To avoid use-after-free without a borrow checker, it is the programmer's responsibility to check each time the pointer is dereferenced that the dereference can occur only after initialisation and before freeing. That is, the programmer's burden is to ensure this at each dereference site. So it makes more sense to put the unsafe block around the dereference sites (as Rust does), because that's where your attention needs to be when you're checking that the pointer is being used correctly.

In contrast, if there is just one unsafe block where the pointer is created, then there is potentially a large amount of code outside of that block which also needs to be audited, but no "warning signs" telling you to look there.

  • $\begingroup$ I was approaching the question from the standpoint of raw pointers which can only be created to regions of address space which exist outside the "normal" semantics of the language, and which a program will be allowed to access for as long as it is running. While this wouldn't accommodate all use cases associated with raw pointers, the possibility of "use after free" won't exist if there's no concept of "free". $\endgroup$
    – supercat
    Sep 26, 2023 at 21:32

In Rust currently, it is undefined behavior to dereference a null pointer, a unaligned pointer, or one that points to uninitialized memory.

It's also undefined behaviour to.

  1. Access a block of memory after it has been deallocated.
  2. Violate the aliasing/mutability rules.

The first is bad, it essentially means that any pointer created based on a memory with non-static lifetime is a time-bomb.

The second though is arguably worse. Consider for example the following code.

fn main() {
    unsafe {
        let mut a : String = "hello world".to_owned();
        let b : * mut String = &mut a;
        let c = (*b).as_str();
        *b = "crash and burn baby".to_owned();

Normally deriving a &str from a String is safe. It's safe because not only is the String gauranteed to outlive the &str, but the String is guaranteed to remain in a stable state for as long as the &str exists.

In this case though, while the String does outlive the str it does not remain in a stable state for the lifetime of the str. When the String is reassigned to a new value, the str derived from it becomes a dangling reference!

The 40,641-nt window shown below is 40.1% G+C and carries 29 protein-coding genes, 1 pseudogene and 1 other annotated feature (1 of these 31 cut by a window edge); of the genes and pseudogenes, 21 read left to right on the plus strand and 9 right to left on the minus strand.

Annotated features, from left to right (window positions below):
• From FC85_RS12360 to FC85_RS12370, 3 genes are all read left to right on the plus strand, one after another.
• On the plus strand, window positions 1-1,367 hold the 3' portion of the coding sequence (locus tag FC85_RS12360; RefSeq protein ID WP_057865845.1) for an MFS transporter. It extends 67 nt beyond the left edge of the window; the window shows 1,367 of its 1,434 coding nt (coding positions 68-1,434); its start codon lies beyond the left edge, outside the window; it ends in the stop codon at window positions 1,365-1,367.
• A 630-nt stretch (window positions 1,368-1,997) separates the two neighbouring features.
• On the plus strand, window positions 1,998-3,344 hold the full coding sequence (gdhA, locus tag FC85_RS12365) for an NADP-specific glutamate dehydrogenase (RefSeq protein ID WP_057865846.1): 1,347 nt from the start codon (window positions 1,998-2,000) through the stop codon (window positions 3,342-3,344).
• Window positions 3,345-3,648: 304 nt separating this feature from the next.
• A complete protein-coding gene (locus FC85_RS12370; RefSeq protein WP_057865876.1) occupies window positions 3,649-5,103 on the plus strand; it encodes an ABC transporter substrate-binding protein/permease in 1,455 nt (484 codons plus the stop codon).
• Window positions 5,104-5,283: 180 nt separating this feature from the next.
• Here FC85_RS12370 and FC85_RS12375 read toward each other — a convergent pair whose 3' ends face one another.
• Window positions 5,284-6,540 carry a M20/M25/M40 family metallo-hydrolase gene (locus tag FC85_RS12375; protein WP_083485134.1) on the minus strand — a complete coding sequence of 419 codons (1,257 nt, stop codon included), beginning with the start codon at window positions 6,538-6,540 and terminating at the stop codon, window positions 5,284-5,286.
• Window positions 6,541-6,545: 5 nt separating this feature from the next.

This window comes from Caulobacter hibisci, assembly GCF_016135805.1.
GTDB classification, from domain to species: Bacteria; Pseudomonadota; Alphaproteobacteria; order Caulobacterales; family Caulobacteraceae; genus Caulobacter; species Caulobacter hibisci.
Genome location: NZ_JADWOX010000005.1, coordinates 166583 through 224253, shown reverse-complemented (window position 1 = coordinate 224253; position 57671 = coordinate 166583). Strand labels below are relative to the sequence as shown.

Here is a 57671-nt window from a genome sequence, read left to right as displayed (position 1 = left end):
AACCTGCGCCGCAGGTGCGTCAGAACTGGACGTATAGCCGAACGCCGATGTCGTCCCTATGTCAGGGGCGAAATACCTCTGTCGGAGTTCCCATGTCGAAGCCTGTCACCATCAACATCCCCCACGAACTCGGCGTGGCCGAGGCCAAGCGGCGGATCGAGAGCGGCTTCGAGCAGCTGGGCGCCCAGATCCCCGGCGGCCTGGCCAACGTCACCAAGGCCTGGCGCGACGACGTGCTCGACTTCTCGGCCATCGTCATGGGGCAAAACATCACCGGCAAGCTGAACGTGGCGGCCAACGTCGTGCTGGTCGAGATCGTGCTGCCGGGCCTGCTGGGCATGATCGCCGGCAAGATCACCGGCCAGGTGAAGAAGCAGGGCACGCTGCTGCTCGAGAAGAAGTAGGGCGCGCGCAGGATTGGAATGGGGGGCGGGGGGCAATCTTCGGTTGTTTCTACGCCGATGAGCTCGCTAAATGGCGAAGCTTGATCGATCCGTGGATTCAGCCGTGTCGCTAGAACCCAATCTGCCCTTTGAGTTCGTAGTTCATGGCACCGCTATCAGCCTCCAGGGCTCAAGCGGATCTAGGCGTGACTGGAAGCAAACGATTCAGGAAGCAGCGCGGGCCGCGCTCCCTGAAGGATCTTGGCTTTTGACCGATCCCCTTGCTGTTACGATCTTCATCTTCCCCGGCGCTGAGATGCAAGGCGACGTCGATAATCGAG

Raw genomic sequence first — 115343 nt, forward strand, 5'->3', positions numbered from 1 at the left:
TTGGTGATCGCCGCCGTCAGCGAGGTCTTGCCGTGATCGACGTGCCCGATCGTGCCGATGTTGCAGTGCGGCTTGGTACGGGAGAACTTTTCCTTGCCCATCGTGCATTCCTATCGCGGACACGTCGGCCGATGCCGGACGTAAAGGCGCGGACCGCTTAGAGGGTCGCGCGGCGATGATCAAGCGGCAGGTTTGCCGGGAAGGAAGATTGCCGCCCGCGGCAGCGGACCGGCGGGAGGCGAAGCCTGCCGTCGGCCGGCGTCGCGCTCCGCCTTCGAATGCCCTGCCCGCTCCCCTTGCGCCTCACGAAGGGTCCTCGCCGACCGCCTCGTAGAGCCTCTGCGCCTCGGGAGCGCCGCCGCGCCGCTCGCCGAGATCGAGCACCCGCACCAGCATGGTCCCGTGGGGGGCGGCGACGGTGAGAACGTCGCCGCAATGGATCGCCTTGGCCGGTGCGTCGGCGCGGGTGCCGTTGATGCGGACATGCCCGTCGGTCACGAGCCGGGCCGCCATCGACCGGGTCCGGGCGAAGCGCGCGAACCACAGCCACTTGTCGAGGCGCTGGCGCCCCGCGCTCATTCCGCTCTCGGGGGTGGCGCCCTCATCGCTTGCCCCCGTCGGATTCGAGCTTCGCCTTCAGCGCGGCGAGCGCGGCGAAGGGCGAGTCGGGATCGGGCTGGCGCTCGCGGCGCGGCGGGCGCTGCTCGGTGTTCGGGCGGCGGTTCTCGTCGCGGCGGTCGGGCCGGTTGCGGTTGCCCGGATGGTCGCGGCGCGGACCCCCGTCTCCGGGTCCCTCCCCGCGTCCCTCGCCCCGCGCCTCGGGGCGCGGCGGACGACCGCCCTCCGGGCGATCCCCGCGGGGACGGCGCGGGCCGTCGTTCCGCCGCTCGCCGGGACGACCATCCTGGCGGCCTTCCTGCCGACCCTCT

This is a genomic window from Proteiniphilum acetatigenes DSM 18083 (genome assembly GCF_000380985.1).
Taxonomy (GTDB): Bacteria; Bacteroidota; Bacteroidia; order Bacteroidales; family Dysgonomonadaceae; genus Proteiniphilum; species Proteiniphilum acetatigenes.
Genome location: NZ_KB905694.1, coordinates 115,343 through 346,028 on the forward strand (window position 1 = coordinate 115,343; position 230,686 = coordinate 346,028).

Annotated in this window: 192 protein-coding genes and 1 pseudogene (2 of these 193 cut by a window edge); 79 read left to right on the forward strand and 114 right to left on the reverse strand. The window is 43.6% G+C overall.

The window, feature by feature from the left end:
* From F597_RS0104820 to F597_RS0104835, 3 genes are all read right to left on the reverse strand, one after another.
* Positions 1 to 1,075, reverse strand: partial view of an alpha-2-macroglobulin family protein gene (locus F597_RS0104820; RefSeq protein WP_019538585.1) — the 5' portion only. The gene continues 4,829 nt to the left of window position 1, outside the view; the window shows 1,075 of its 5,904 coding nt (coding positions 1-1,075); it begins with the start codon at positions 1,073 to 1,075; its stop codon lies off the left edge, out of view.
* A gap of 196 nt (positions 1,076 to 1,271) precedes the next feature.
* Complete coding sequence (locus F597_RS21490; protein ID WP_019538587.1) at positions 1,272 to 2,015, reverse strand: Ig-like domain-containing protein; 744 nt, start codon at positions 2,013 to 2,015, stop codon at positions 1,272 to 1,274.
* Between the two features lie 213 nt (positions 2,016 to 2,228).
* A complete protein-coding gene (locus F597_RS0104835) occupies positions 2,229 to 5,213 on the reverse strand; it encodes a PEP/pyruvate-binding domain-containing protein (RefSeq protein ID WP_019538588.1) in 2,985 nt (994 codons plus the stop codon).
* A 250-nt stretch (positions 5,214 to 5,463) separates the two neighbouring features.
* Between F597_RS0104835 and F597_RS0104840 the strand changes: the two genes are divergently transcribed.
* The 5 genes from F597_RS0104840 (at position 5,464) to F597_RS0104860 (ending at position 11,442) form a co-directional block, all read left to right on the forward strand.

Or to put it another way, no matter how much care is taken by the creator of a *mut String, the code derefencing that *mut String can invoke a serious violation of memory safety.


A language with a pointer type that disallows pointer arithmetic, and a "fat pointer" type which includes a base address, range, and offset, could uphold memory safety if the only "unsafe" operations were the formation of the above pointer types, in contexts where the address ranges associated with pointers would remain usable for the duration of the program. Only address ranges that were not otherwise used by the application could have such pointers constructed to them, and any special functions that generated such pointers without being marked "unsafe" would need to ensure that they only returned pointers to storage meeting the aforementioned criteria, but many tasks that would otherwise require raw memory access could be accomplished even with such restricted semantics. For example, a system which uses a memory-mapped display may be able to allow "safe" application code direct access to the display memory if it will be entitled to have exclusive access to that memory for its lifetime.


The secret is that most of the practical memory safety comes from bounds checking of arrays. So if you have that you get 80 % of the benefit while still allowing use of pointers. Odin is a good example of this in practice, http://odin-lang.org/.

  • $\begingroup$ This doesn't really answer the question, which is about whether memory safety can be fully ensured. This approach still allows dangling pointers. $\endgroup$ Jun 23, 2023 at 15:53
  • $\begingroup$ Those are only a problem if you have a long running application. And if you do have that, there are techniques that make it very easy to not make those mistakes. rfleury.com/p/untangling-lifetimes-the-arena-allocator $\endgroup$ Jun 23, 2023 at 15:55
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    $\begingroup$ Dangling pointers can still happen even without freeing heap memory if they're pointers to the stack. Similarly, this does nothing about wild pointers or null pointers (though they'll often segfault anyways on most systems). $\endgroup$
    – Bbrk24
    Jun 23, 2023 at 19:54
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    $\begingroup$ "If you use the right technique" you don't know programmers? The only way to make programmers use the right techniques is either to make the compiler force them to (as Rust does) or make it illegal :P $\endgroup$
    – Seggan
    Jun 24, 2023 at 3:43
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    $\begingroup$ To LQP reviewers: This doesn't meet the criteria for either NAA (it does still attempt to answer the question) or VLQ. $\endgroup$ Jul 1, 2023 at 22:22